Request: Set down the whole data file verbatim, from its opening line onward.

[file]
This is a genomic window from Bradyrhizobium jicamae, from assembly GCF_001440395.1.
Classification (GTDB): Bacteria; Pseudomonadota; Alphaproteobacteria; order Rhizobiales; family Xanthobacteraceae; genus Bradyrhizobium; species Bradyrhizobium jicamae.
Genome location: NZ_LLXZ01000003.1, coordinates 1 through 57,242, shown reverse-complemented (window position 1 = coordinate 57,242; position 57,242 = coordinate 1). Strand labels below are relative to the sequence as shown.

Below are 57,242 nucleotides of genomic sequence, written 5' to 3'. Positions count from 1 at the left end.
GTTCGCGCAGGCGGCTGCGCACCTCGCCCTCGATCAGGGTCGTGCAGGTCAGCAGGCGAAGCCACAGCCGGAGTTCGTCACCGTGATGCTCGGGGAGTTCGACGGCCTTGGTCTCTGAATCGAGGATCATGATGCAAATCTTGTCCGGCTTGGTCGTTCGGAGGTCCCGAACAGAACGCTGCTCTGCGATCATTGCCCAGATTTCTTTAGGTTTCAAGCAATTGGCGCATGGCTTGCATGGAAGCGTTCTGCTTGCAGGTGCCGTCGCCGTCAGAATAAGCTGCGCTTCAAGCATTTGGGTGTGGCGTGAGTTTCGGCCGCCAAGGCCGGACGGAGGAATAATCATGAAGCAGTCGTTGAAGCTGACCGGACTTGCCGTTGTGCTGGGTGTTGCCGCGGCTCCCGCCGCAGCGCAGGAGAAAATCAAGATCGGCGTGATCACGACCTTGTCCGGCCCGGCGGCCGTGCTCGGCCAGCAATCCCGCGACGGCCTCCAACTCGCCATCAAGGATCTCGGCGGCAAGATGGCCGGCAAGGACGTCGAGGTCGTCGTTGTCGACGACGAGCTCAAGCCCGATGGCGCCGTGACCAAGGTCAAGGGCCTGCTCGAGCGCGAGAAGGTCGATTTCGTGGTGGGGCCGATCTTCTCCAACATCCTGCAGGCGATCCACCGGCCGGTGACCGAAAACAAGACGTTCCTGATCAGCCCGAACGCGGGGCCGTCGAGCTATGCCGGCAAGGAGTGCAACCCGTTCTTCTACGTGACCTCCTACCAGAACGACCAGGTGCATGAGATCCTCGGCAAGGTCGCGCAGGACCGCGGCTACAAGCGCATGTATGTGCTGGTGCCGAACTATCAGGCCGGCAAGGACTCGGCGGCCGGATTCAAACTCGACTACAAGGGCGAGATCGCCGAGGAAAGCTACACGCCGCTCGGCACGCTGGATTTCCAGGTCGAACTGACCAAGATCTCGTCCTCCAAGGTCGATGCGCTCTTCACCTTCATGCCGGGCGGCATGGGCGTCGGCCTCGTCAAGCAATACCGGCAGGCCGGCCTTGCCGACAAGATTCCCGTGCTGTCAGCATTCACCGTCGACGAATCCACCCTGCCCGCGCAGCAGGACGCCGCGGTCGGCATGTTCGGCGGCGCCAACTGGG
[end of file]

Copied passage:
This is a genomic window from Bradyrhizobium jicamae, from assembly GCF_001440395.1.
Classification (GTDB): Bacteria; Pseudomonadota; Alphaproteobacteria; order Rhizobiales; family Xanthobacteraceae; genus Bradyrhizobium; species Bradyrhizobium jicamae.
Genome location: NZ_LLXZ01000003.1, coordinates 1 through 57,242, shown reverse-complemented (window position 1 = coordinate 57,242; position 57,242 = coordinate 1). Strand labels below are relative to the sequence as shown.

Below are 57,242 nucleotides of genomic sequence, written 5' to 3'. Positions count from 1 at the left end.
GTTCGCGCAGGCGGCTGCGCACCTCGCCCTCGATCAGGGTCGTGCAGGTCAGCAGGCGAAGCCACAGCCGGAGTTCGTCACCGTGATGCTCGGGGAGTTCGACGGCCTTGGTCTCTGAATCGAGGATCATGATGCAAATCTTGTCCGGCTTGGTCGTTCGGAGGTCCCGAACAGAACGCTGCTCTGCGATCATTGCCCAGATTTCTTTAGGTTTCAAGCAATTGGCGCATGGCTTGCATGGAAGCGTTCTGCTTGCAGGTGCCGTCGCCGTCAGAATAAGCTGCGCTTCAAGCATTTGGGTGTGGCGTGAGTTTCGGCCGCCAAGGCCGGACGGAGGAATAATCATGAAGCAGTCGTTGAAGCTGACCGGACTTGCCGTTGTGCTGGGTGTTGCCGCGGCTCCCGCCGCAGCGCAGGAGAAAATCAAGATCGGCGTGATCACGACCTTGTCCGGCCCGGCGGCCGTGCTCGGCCAGCAATCCCGCGACGGCCTCCAACTCGCCATCAAGGATCTCGGCGGCAAGATGGCCGGCAAGGACGTCGAGGTCGTCGTTGTCGACGACGAGCTCAAGCCCGATGGCGCCGTGACCAAGGTCAAGGGCCTGCTCGAGCGCGAGAAGGTCGATTTCGTGGTGGGGCCGATCTTCTCCAACATCCTGCAGGCGATCCACCGGCCGGTGACCGAAAACAAGACGTTCCTGATCAGCCCGAACGCGGGGCCGTCGAGCTATGCCGGCAAGGAGTGCAACCCGTTCTTCTACGTGACCTCCTACCAGAACGACCAGGTGCATGAGATCCTCGGCAAGGTCGCGCAGGACCGCGGCTACAAGCGCATGTATGTGCTGGTGCCGAACTATCAGGCCGGCAAGGACTCGGCGGCCGGATTCAAACTCGACTACAAGGGCGAGATCGCCGAGGAAAGCTACACGCCGCTCGGCACGCTGGATTTCCAGGTCGAACTGACCAAGATCTCGTCCTCCAAGGTCGATGCGCTCTTCACCTTCATGCCGGGCGGCATGGGCGTCGGCCTCGTCAAGCAATACCGGCAGGCCGGCCTTGCCGACAAGATTCCCGTGCTGTCAGCATTCACCGTCGACGAATCCACCCTGCCCGCGCAGCAGGACGCCGCGGTCGGCATGTTCGGCGGCGCCAACTGGG